“Do not be afraid, little flock, for it is your Father’s good pleasure to give you the kingdom. Sell your possessions, and give alms. Make purses for yourselves that do not wear out, an unfailing treasure in heaven, where no thief comes near and no moth destroys. For where your treasure is, there your heart will be also.” — Luke 12.29-39
Dear members and friends of the Swedenborgian Church,
Love of the Lord. Love of the neighbor. Love of the world. Love of myself.
What do we really love? What do we really want? How could we come to know? This is not an easy question, not an easy quest. Of course, seeing and feeling what one really, actually loves would seem to be the most direct, the most efficient approach. But there are reasons that this might not be possible. There needs to be a cultivated skill to see, to see through the obfuscations, the denials, the rationalizations, the justifications, the self-protective buffers, and more, much more.
In addition, there needs to be a cultivated willingness to see oneself to this extent.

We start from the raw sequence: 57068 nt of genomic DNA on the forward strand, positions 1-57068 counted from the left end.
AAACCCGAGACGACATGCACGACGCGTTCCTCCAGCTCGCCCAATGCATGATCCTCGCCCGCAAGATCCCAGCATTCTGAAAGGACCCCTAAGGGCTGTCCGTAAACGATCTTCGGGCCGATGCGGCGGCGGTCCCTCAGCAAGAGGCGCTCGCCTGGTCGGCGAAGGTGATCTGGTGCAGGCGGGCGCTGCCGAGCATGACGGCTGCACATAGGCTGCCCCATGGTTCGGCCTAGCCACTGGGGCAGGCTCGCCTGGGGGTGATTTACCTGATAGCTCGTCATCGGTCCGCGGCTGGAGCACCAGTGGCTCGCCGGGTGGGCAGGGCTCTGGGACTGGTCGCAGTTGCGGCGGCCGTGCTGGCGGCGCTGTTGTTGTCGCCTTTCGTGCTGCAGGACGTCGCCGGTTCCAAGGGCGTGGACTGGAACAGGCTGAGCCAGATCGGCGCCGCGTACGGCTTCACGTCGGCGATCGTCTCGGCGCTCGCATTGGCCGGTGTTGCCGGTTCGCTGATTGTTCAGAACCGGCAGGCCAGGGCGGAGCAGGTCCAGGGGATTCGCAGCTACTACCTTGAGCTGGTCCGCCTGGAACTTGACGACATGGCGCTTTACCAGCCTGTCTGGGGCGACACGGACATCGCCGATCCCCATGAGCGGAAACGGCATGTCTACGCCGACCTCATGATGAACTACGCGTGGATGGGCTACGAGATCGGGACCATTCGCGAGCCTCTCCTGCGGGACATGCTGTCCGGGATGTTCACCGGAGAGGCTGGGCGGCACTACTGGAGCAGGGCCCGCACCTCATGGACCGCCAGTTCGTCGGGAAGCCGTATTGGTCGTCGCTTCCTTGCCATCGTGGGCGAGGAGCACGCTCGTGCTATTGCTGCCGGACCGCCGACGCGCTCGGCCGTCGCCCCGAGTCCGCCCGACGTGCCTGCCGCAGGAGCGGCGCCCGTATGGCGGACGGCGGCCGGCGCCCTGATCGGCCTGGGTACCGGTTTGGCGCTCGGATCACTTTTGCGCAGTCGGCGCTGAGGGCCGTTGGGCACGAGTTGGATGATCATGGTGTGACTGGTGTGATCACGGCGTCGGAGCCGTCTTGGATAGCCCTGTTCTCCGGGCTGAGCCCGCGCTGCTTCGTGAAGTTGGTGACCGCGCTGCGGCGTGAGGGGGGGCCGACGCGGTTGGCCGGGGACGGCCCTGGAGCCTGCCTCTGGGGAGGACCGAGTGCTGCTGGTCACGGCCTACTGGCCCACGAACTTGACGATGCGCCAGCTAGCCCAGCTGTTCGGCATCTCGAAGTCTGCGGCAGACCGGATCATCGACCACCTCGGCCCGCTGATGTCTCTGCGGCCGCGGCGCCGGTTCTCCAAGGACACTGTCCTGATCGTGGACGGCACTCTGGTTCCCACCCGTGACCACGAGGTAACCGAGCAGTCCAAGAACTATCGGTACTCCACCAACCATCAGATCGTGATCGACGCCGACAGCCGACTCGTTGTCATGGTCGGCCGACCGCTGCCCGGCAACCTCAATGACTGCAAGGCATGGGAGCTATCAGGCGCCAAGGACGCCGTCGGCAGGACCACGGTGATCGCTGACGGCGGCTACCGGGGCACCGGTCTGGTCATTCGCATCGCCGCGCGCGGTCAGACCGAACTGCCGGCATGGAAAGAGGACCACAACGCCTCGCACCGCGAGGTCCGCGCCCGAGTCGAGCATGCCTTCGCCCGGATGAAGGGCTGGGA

And maybe most importantly, there needs to be a strength, a substance, a structure that can bear what is seen.
The willingness to see, the skill to see, and the ability to bear what is seen.
In the beginning of such a quest, the scripture quoted above can be of great help.
We can look at our lives and actual priorities as indicators of where we are storing our treasure. And from this, we can begin to get a feeling for where are hearts actually are. And while we rely on this indirect approach, we can begin to pray for the willingness to more fully see ourselves and pray for the skill to do so. And if we do this slowly enough, carefully enough, gently enough, we can concurrently build up the strength, the substance, the structure to bear what we see.
In the Twelve Steps of Alcoholics Anonymous, the fourth step is a searching and fearless moral inventory of one’s self. And the fifth step is to admit the findings of this inventory to one’s self, to another person, and to God. For many an alcoholic, this has become a matter of physical life and death. And for the alcoholic who makes it through to the other side, there is a paradoxical gratitude for the disease of alcoholism, which made such a recovery necessary. For it is not only the alcoholic’s physical lives that have been saved, but their actual, living lives. Recovery makes it clear that a life directed by fears and unhelpful loves can be a living death, a mediocre experience, whether or not one’s physical life is threatened.
Choose Love! Choose Life! Choose Seeing!
John Gwynn, Fellow Traveler